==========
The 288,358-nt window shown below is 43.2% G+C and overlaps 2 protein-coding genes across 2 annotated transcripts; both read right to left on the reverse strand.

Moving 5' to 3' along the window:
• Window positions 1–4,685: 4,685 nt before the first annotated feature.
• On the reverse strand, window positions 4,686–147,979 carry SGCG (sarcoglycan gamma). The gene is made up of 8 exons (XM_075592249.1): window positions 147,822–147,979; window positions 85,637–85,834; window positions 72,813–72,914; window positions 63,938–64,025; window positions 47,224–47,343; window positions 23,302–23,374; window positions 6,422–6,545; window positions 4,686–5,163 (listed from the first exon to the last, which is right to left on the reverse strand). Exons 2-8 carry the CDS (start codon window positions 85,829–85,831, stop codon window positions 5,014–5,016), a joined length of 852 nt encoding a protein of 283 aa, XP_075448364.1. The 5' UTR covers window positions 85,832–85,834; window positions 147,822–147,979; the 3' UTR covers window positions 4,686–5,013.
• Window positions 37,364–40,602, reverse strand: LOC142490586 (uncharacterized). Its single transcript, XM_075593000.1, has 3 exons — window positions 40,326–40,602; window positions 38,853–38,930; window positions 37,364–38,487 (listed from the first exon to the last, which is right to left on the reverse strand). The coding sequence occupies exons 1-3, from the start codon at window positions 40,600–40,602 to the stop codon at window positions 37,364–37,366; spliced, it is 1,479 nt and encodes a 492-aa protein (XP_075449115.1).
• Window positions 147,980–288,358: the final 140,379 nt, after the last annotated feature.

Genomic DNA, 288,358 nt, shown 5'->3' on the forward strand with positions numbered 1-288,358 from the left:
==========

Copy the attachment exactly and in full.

The 288,358-nt window shown below is 43.2% G+C and overlaps 2 protein-coding genes across 2 annotated transcripts; both read right to left on the reverse strand.

Moving 5' to 3' along the window:
• Window positions 1–4,685: 4,685 nt before the first annotated feature.
• On the reverse strand, window positions 4,686–147,979 carry SGCG (sarcoglycan gamma). The gene is made up of 8 exons (XM_075592249.1): window positions 147,822–147,979; window positions 85,637–85,834; window positions 72,813–72,914; window positions 63,938–64,025; window positions 47,224–47,343; window positions 23,302–23,374; window positions 6,422–6,545; window positions 4,686–5,163 (listed from the first exon to the last, which is right to left on the reverse strand). Exons 2-8 carry the CDS (start codon window positions 85,829–85,831, stop codon window positions 5,014–5,016), a joined length of 852 nt encoding a protein of 283 aa, XP_075448364.1. The 5' UTR covers window positions 85,832–85,834; window positions 147,822–147,979; the 3' UTR covers window positions 4,686–5,013.
• Window positions 37,364–40,602, reverse strand: LOC142490586 (uncharacterized). Its single transcript, XM_075593000.1, has 3 exons — window positions 40,326–40,602; window positions 38,853–38,930; window positions 37,364–38,487 (listed from the first exon to the last, which is right to left on the reverse strand). The coding sequence occupies exons 1-3, from the start codon at window positions 40,600–40,602 to the stop codon at window positions 37,364–37,366; spliced, it is 1,479 nt and encodes a 492-aa protein (XP_075449115.1).
• Window positions 147,980–288,358: the final 140,379 nt, after the last annotated feature.

Genomic DNA, 288,358 nt, shown 5'->3' on the forward strand with positions numbered 1-288,358 from the left: